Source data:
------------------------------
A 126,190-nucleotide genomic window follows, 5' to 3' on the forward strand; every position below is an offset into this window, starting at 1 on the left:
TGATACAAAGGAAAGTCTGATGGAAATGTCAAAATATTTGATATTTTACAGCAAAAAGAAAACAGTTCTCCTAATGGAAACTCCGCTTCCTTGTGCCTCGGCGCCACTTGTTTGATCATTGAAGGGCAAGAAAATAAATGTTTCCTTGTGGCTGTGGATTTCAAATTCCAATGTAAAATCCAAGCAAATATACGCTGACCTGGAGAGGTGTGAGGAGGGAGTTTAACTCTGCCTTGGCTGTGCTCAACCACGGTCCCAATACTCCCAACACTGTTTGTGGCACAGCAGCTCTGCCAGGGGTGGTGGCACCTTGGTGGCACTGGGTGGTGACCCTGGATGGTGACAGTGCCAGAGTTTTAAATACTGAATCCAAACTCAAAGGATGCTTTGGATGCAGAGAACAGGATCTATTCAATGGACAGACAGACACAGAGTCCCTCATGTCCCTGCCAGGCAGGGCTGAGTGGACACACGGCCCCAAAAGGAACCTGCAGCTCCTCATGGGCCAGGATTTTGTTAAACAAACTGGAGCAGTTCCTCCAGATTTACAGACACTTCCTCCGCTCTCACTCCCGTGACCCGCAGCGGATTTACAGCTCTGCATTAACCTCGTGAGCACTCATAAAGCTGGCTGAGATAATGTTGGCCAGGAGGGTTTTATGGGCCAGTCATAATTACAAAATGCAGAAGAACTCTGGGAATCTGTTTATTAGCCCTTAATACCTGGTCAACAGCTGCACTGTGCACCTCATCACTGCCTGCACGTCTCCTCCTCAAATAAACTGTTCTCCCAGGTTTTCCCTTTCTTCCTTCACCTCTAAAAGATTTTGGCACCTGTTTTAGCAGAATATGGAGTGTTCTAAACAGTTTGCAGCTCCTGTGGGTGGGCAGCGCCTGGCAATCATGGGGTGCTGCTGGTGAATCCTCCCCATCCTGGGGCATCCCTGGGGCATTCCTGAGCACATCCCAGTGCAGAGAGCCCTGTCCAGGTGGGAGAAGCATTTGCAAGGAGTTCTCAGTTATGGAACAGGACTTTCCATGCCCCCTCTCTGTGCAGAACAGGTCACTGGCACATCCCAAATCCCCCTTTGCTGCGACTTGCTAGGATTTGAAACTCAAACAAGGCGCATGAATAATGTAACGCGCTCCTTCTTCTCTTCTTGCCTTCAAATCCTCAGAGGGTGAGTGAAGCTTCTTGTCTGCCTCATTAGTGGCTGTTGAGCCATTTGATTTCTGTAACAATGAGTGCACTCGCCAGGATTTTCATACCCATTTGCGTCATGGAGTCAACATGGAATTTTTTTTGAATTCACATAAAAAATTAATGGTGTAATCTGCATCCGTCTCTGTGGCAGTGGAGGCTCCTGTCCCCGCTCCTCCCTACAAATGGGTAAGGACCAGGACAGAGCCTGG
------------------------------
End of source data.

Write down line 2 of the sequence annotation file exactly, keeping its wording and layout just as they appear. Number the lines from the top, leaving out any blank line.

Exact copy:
TGATACAAAGGAAAGTCTGATGGAAATGTCAAAATATTTGATATTTTACAGCAAAAAGAAAACAGTTCTCCTAATGGAAACTCCGCTTCCTTGTGCCTCGGCGCCACTTGTTTGATCATTGAAGGGCAAGAAAATAAATGTTTCCTTGTGGCTGTGGATTTCAAATTCCAATGTAAAATCCAAGCAAATATACGCTGACCTGGAGAGGTGTGAGGAGGGAGTTTAACTCTGCCTTGGCTGTGCTCAACCACGGTCCCAATACTCCCAACACTGTTTGTGGCACAGCAGCTCTGCCAGGGGTGGTGGCACCTTGGTGGCACTGGGTGGTGACCCTGGATGGTGACAGTGCCAGAGTTTTAAATACTGAATCCAAACTCAAAGGATGCTTTGGATGCAGAGAACAGGATCTATTCAATGGACAGACAGACACAGAGTCCCTCATGTCCCTGCCAGGCAGGGCTGAGTGGACACACGGCCCCAAAAGGAACCTGCAGCTCCTCATGGGCCAGGATTTTGTTAAACAAACTGGAGCAGTTCCTCCAGATTTACAGACACTTCCTCCGCTCTCACTCCCGTGACCCGCAGCGGATTTACAGCTCTGCATTAACCTCGTGAGCACTCATAAAGCTGGCTGAGATAATGTTGGCCAGGAGGGTTTTATGGGCCAGTCATAATTACAAAATGCAGAAGAACTCTGGGAATCTGTTTATTAGCCCTTAATACCTGGTCAACAGCTGCACTGTGCACCTCATCACTGCCTGCACGTCTCCTCCTCAAATAAACTGTTCTCCCAGGTTTTCCCTTTCTTCCTTCACCTCTAAAAGATTTTGGCACCTGTTTTAGCAGAATATGGAGTGTTCTAAACAGTTTGCAGCTCCTGTGGGTGGGCAGCGCCTGGCAATCATGGGGTGCTGCTGGTGAATCCTCCCCATCCTGGGGCATCCCTGGGGCATTCCTGAGCACATCCCAGTGCAGAGAGCCCTGTCCAGGTGGGAGAAGCATTTGCAAGGAGTTCTCAGTTATGGAACAGGACTTTCCATGCCCCCTCTCTGTGCAGAACAGGTCACTGGCACATCCCAAATCCCCCTTTGCTGCGACTTGCTAGGATTTGAAACTCAAACAAGGCGCATGAATAATGTAACGCGCTCCTTCTTCTCTTCTTGCCTTCAAATCCTCAGAGGGTGAGTGAAGCTTCTTGTCTGCCTCATTAGTGGCTGTTGAGCCATTTGATTTCTGTAACAATGAGTGCACTCGCCAGGATTTTCATACCCATTTGCGTCATGGAGTCAACATGGAATTTTTTTTGAATTCACATAAAAAATTAATGGTGTAATCTGCATCCGTCTCTGTGGCAGTGGAGGCTCCTGTCCCCGCTCCTCCCTACAAATGGGTAAGGACCAGGACAGAGCCTGG